4. Getting Lost in the Math of Calculating Health Risk 

Even when you understand all of the benefits options available, there are still some unknowns you’ll encounter. When evaluating health plans and what is the best fit for you, you’ll still need to gauge how much medical care you might need over the next year. You’ll also have to determine how much that care will cost. This is what we mean by calculating your health risk.

In general, it’s not an easy task to assess what your future healthcare needs will be. And, even when you have a firm understanding of insurance plan costs, pricing for the same procedure can vary greatly. The bottom line? You can’t crunch the numbers if you don’t know what you’re tabulating and how each line item interrelates.

5. Your Own Psychological Biases 

When you attempt to predict your future healthcare needs, you run the risk of grossly overestimating your insurance needs. This happens often because most people (ourselves included) envision worst-case scenarios as inevitabilities, even though statistically that’s not the case.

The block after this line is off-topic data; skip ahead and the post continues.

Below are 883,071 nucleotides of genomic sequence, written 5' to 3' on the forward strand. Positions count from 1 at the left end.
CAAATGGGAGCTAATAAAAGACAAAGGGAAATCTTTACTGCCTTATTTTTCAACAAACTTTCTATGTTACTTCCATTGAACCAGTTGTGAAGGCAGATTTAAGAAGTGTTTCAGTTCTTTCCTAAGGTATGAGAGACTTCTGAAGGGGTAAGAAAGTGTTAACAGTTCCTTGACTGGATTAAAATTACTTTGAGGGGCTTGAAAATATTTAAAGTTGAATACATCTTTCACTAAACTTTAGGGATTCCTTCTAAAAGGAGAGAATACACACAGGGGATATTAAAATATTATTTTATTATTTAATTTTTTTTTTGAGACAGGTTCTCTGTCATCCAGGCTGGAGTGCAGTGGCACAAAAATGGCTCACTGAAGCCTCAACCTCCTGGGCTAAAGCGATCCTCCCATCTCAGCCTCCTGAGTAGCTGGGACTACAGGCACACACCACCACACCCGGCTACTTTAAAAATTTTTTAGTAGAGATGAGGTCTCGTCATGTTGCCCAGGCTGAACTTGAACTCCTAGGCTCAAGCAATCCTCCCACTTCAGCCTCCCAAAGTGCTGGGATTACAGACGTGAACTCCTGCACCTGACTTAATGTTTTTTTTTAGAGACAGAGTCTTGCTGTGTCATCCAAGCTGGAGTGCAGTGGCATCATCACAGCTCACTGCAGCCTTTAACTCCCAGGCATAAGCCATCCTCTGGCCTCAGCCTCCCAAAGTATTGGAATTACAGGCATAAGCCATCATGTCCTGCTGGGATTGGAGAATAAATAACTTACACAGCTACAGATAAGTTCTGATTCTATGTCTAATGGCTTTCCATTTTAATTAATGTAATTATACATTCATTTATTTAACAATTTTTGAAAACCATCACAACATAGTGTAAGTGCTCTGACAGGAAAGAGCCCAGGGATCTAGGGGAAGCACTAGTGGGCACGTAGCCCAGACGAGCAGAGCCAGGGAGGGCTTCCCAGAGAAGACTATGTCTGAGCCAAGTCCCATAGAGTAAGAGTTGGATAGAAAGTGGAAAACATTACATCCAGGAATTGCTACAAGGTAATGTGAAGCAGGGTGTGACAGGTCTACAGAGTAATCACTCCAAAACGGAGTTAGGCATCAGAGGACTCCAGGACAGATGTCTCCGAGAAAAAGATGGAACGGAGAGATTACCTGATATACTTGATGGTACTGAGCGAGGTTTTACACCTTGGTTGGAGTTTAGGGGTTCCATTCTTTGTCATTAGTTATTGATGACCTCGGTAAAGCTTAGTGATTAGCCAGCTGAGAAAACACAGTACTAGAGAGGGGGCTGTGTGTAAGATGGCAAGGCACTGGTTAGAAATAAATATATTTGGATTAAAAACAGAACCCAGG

As such, your desire to feel secure results in buying too much insurance, which is essentially throwing your hard-earned money away.

Further, when you’re overwhelmed, it’s human nature to want to get rid of your discomfort as soon as possible. This can lead to making no choice at all (which in itself is still a decision). You might fall back on the default option without digging deeper, or stick with the plan you already have because it’s just easier, or it feels “safe”. 

According to Aflac, 9 out of 10 employees keep the same benefits year to year, despite there being more appropriate options available.

So how do you overcome these challenges?

The fact is, most people are making costly errors when choosing health insurance plans. You need to find a way to make sense of your options so that you can overcome the obstacles outlined above.